5 mins

5 reasons you must visit Rovaniemi, Finland

Deep in Finnish Lapland, Rovaniemi is a modern city, surrounded by nature. Watch the Northern Lights, tuck into rustic Lappish cuisine and meet a guy in a red suit who calls this part of the world home ...

The view from Kuninkaanlaavu (visitrovaniemi.fi/Alexander Kuznetsov)

1: The unique ways to see the Northern Lights

Aurora ice floating (visitrovaniemi.fi)

Aurora ice floating (visitrovaniemi.fi)

Deep in Arctic Finland, Rovaniemi is one of the best places in the world to see the Northern Lights. If the skies are clear and the conditions are right, you can even view them from the city. The most popular spot is the Arctic Garden behind Arktikum, but any spot along the river bank is good.

Rovaniemi also offers some of the most unique ways of viewing the Auroras in the region too. Like Aurora Ice Floating, for example. Simply don the high tech rescue suit and lay back in the ‘pool’ cut especially in the ice of a nearby river. Or how about a Northern Lights flight? The one hour flight in a small aircraft will give you a totally different perspective of the dancing lights.

The most comfortable and luxurious option is to stay in one of the city’s famous glass igloos. Snuggled under reindeer skins, with a strong local liquor to hand, you simply lay back and wait for the Northern Lights to arrive.

2: The deliciously rustic food

Rustic cuisine in Rovaniemi (visitrovaniemi.fi)

Rustic cuisine in Rovaniemi (visitrovaniemi.fi)

Lappish cuisine is simple and rugged, just like the landscapes it comes from. Fresh seasonal ingredients are key, bringing original flavours that are at once familiar and unique. In Rovaniemi, Lappish food tastes equally delicious in restaurants as it does by a campfire in the wilderness.

Not surprisingly, reindeer is an essential part of Lappish cuisine. Sautéed reindeer served with mashed potatoes and fresh lingonberries is a favourite, but no parts of reindeer go unused. You’ll find it served as fillets, cold cuts, jerky, mince and sausages. Each spring, Rovaniemi hosts a Reindeer Chef of the Year competition.

Foraging is an equally essential part of Lappish cuisine. From late July until September, you’ll spot locals berry picking in the forests and on the bogs. Simply ask for some tips and join in.

No visit to Rovaniemi is complete without trying the local dessert, leipäjuusto, or bread cheese, a squeaky soft cheese that is fried and served with fresh cloudberries or cloudberry jam.

3: The incredible nature on the doorstep

Enjoying nature near Rovaniemi (visitrovaniemi.fi/Juho Uutela)

Enjoying nature near Rovaniemi (visitrovaniemi.fi/Juho Uutela)

A connection to nature has remained a central element in Lappish life in Rovaniemi. The residents of the city take every chance they can to enjoy the great outdoors, whether that’s fishing and foraging or more active activities like hiking, mountain biking, cross-country skiing, snowboarding and snowmobiling. Staying indoors is just not an option.

It helps having huge swathes of wilderness on your doorstep. Ounasvaara Fell, with its walking trails and wild rivers, is only a twenty minute walk from the city.  Vaattunkiköngäs and Vikaköngäs, entry points into the spectacular Arctic Circle Hiking Area, are a 15 minute drive away. Pyhä-Luosto National Park, at once the oldest and newest National Park in the country when the Pyhätunturi National Park was joined to Luosto park in 2005, offers 142 square kilometres of wilderness and is also within easy reach.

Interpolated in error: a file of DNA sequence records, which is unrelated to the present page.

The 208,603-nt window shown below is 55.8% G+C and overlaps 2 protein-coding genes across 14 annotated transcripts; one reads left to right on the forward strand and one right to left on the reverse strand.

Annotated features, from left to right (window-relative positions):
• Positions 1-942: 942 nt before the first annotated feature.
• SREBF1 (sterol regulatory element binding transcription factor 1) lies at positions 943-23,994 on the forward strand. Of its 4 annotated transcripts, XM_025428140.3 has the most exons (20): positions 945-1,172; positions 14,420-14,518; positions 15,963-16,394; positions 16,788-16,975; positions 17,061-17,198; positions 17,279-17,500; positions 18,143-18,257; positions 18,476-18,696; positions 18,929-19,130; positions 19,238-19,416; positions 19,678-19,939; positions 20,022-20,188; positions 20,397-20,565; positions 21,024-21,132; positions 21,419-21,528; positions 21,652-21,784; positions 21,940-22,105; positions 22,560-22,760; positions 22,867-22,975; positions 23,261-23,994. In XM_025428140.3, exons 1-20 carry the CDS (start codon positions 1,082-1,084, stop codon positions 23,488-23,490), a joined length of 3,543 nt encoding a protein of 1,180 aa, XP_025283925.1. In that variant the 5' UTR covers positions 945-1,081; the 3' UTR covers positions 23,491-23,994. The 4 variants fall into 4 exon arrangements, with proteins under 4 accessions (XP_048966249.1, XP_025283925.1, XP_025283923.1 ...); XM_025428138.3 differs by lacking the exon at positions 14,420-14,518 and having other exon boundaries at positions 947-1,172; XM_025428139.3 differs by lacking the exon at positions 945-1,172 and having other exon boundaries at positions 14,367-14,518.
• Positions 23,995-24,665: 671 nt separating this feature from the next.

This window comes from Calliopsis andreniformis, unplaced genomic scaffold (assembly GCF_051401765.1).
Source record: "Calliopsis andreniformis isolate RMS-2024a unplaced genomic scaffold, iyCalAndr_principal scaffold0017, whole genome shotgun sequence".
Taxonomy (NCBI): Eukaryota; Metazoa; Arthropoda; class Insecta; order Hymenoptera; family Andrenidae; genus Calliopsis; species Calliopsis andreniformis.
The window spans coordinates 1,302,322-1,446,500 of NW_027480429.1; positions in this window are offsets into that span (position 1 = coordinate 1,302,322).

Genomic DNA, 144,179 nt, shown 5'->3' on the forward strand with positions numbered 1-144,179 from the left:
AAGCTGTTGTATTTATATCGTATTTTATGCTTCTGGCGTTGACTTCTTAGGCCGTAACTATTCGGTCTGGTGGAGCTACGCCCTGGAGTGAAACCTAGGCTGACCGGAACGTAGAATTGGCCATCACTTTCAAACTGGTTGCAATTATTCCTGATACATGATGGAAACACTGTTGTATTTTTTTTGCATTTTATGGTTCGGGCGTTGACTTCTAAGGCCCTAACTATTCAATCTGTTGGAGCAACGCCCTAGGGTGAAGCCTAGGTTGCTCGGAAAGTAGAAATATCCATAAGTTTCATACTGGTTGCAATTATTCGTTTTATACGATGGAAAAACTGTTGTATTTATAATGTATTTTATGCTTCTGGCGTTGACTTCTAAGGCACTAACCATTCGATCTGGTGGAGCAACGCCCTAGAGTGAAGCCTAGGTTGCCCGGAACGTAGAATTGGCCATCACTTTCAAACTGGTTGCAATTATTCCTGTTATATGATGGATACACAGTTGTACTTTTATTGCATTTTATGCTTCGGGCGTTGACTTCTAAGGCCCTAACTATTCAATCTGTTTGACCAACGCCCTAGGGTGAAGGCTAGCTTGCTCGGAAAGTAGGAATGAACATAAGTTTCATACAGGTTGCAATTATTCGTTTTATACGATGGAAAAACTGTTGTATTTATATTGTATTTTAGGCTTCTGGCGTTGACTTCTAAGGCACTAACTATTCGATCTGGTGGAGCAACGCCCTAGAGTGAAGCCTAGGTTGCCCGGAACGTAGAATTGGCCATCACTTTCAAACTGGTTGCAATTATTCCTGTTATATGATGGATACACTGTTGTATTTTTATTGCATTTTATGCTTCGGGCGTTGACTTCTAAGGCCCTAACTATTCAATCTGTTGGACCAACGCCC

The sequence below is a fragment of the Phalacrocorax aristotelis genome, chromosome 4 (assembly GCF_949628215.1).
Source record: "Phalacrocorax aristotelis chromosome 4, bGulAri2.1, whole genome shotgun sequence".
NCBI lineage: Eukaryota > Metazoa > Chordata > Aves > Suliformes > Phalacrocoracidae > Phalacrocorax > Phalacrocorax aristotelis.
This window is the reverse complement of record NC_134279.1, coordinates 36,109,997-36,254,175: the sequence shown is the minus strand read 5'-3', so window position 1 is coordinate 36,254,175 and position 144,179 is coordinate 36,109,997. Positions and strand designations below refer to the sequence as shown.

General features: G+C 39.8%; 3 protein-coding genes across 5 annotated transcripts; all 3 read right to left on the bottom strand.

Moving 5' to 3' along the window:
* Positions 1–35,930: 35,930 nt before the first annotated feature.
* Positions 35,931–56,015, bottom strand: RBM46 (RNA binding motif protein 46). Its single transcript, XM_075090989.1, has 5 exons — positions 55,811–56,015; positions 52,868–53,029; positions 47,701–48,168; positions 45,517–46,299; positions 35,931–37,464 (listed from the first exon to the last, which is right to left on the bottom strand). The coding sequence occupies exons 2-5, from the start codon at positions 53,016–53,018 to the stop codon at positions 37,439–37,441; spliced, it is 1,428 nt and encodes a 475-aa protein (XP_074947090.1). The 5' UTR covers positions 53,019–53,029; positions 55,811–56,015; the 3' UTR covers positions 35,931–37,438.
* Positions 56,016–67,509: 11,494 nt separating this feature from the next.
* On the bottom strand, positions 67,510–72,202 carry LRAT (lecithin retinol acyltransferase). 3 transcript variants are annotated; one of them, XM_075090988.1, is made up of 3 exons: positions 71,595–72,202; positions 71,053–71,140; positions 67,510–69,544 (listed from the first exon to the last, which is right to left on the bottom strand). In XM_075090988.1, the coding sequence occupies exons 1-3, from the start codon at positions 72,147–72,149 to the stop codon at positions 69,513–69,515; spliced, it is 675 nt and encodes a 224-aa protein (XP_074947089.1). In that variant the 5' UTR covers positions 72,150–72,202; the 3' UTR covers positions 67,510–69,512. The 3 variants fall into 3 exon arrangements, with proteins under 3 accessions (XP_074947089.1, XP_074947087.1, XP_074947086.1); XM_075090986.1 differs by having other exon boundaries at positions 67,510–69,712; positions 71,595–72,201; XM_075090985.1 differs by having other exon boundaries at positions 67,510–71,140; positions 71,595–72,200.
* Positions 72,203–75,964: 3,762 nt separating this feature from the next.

To commune with nature in the city itself, head to Arktikum Park and its landmark glass tunnel. It’s character evolves with the changing seasons and is a popular spot with locals to soak up the Midnight Sun, watch the Northern Lights or observe the wildlife that call it home.

4: The astounding architecture

Reindeer map of Rovaniemi (visitrovaniemi.fi)

Reindeer map of Rovaniemi (visitrovaniemi.fi)

Rovaniemi suffered badly in World War II, with over 90 percent of buildings in the town centre destroyed during the fighting. The rebuilding process began quickly after then end of the war and was led by Alvar Aalto, regarded as one of Finland’s greatest architects. 

Aalto decided to honour the city’s status as the capital of Lapland by designing its new layout in the shape of a reindeer head. The Keskuskenttä sports stadium is its eye. The roads leading north, west and south make up the antlers.

Not surprising, Rovaniemi is home to many idiosyncratic buildings. The iconic glass tube of the Arktikum represents the frozen finger of the north, the direction it points in. The Science Centre Pilke, headquarters of the Forestry Commission, is built entirely of wood. Even the old post bus depot, one of the few buildings to survive the war, has been refashioned in an usual way. It is now home to the Korundi House of Culture.

5: It’s the official home of Santa

Santa on his sled near Rovaniemi (visitrovaniemi.fi)

Santa on his sled near Rovaniemi (visitrovaniemi.fi)

Legend has it that Santa Claus’ original home lies in the mysterious Korvatunturi (Ear Fell) in Finnish Lapland. But when a cabin was hastily built to mark the spot just north of Rovaniemi for a visit in 1950 by Eleanor Roosevelt, the city assumed the mantle of Santa’s Home town. A post office for Santa was established in 1985 and in 2010 the city received the status of the Official Hometown of Santa Claus.

You can visit Santa every day of the year at Santa Claus Village, reached by local bus number 8 or the Santa Express that leaves hourly from Rovaniemi city centre. Expect plenty of festive themed shopping and eating, as well as rides on husky and reindeer sleds and snowmobiles. A one-on-one with the big man himself is essential.

From October 31, 2018 Easyjet will fly direct from London Gatwick to Rovaniemi every Wednesday and Sunday. For more details visit easyjet.com

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